Did Fred’s Adopt Its Poison Pill Too Late?

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Pharmacy chain Fred’s Inc. (NASDAQ: FRED) on Tuesday announced that the company’s board of directors had adopted a shareholders’ rights plan “to ensure that the Board remains in the best position to perform its fiduciary duties and enable all Fred’s Pharmacy shareholders to receive fair and equal treatment.” Naturally, some shareholders are more equal than others.

Hedge fund Alden Global Capital has quietly put together a stake of about 25% in Fred’s, according to a report last week at The Wall Street Journal. Alden made a bundle after Fred’s announced that it would purchase 865 stores from Rite Aid Inc. (NYSE: RAD) that the larger chain needs to sell in order to go ahead with its proposed merger with Walgreens Boots Alliance Inc. (NASDAQ: WBA).

In keeping with the shareholders’ rights plan it has adopted, Fred’s plans to issue one right for each outstanding share of common stock outstanding on January 5, 2017. The rights expire June 26, 2019, and Fred’s may redeem the rights at any time before they become exercisable at $0.01 per right.

Here’s the plan:

[T]he rights will generally become exercisable only if a person or group acquires beneficial ownership of 10% or more of the Company’s common stock. In that situation, each holder of a right (other than such acquiring person or group, whose rights will become void and will not be exercisable) will be entitled to purchase, at the then-current exercise price, additional shares of common stock having a market value of twice the exercise price of the right. Any existing shareholder or group that has beneficial ownership of 10% or more of the Company’s common stock will be grandfathered at its current ownership level, but the rights will become exercisable if at any time after the announcement of the Rights Plan such shareholder or group increases its ownership of the common stock.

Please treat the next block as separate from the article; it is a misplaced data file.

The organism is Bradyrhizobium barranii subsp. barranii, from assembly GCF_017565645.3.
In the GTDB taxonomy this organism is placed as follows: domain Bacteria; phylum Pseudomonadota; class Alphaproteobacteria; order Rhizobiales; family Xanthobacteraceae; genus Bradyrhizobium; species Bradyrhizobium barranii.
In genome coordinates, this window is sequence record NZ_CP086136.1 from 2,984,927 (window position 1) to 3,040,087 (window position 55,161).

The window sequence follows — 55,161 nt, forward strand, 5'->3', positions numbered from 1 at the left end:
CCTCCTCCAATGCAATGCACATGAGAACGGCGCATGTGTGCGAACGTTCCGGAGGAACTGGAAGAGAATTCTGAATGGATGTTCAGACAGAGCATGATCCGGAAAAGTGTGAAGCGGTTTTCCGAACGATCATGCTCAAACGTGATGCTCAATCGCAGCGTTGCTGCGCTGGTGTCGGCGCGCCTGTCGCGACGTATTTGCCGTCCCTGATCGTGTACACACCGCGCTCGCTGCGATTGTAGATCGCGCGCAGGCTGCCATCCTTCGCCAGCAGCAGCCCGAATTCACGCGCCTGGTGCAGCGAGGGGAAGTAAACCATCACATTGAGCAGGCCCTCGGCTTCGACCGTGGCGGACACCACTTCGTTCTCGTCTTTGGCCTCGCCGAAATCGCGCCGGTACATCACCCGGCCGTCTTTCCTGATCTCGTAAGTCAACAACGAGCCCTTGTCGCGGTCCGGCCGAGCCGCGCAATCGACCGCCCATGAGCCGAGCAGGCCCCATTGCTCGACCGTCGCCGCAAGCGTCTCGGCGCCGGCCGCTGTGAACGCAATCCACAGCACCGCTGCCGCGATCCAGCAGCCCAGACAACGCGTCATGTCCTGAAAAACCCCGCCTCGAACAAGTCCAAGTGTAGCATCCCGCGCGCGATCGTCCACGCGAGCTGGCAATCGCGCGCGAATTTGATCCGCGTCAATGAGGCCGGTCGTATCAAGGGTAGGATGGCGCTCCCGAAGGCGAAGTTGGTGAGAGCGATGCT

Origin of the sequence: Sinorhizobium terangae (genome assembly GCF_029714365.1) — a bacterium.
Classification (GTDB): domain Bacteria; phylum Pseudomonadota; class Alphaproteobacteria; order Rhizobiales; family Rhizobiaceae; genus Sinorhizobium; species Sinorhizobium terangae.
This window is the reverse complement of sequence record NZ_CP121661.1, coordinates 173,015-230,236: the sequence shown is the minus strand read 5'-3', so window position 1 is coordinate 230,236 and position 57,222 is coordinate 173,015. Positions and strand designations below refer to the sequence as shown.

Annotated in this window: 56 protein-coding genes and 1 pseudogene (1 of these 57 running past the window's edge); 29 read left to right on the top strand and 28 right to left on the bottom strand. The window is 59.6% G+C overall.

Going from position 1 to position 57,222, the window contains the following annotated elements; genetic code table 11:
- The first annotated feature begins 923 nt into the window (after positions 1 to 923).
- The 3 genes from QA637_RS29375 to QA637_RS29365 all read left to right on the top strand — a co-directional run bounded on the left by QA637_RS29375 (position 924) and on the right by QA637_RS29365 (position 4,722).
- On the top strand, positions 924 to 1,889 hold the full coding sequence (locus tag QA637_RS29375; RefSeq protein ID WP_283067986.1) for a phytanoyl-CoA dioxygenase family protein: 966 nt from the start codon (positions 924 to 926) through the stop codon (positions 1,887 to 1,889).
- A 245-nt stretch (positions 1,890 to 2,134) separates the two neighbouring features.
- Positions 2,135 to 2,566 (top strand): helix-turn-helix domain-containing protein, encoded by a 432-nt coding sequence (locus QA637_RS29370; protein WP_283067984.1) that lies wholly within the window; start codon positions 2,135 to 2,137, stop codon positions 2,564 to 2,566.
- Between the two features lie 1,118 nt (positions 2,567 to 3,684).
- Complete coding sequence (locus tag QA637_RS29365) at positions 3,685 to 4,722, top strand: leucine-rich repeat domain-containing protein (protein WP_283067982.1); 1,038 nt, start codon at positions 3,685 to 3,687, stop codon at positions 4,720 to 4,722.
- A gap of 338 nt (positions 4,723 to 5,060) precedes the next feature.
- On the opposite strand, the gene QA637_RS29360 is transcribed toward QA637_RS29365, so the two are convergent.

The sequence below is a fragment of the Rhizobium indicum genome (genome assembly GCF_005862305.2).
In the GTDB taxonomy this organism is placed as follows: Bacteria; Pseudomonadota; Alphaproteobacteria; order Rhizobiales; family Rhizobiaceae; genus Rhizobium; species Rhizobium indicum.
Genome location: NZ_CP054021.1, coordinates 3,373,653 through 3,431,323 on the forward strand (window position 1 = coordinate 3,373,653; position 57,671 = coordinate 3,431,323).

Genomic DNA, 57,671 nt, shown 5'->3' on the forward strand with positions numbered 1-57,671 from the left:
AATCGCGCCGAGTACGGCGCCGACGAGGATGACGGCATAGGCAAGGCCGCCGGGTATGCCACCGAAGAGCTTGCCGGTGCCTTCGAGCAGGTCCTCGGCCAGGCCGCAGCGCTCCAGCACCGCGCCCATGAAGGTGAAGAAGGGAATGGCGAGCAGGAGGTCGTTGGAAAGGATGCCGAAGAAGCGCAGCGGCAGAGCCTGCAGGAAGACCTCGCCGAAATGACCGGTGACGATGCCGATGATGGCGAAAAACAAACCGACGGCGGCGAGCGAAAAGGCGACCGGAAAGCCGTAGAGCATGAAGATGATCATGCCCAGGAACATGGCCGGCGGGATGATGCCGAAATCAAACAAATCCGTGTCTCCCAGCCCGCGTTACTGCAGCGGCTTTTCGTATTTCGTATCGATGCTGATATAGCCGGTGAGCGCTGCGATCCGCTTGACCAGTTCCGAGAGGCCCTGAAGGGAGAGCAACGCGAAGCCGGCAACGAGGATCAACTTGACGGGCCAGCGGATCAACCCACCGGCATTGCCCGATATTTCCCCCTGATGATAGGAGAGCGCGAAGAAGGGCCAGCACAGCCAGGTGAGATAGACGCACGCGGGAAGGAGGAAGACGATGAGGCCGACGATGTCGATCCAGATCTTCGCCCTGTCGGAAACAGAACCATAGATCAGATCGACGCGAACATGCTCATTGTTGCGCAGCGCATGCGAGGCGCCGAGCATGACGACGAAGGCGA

At any time after any person or group acquires beneficial ownership of 10% or more of the Company’s Class A common stock, the Board, at its option, may exchange each right (other than rights owned by such acquiring person or group which will have become void) in whole or in part, at an exchange ratio of one share of Class A common stock per outstanding right (subject to adjustment).

The Wall Street Journal reported that a source said that Alden supports the acquisition and plans to talk with Fred’s about issues such as capital allocation and, of course, board representation.

Fred’s stock has soared more than 80% since last Tuesday’s announcement of the deal with Rite Aid. Shares closed at $20.20 last Friday, in a 52-week range of $7.89 to $21.77. Shares traded down about 0.3% in this morning’s premarket at $20.15. The stock’s 12-month consensus price target is $18.40.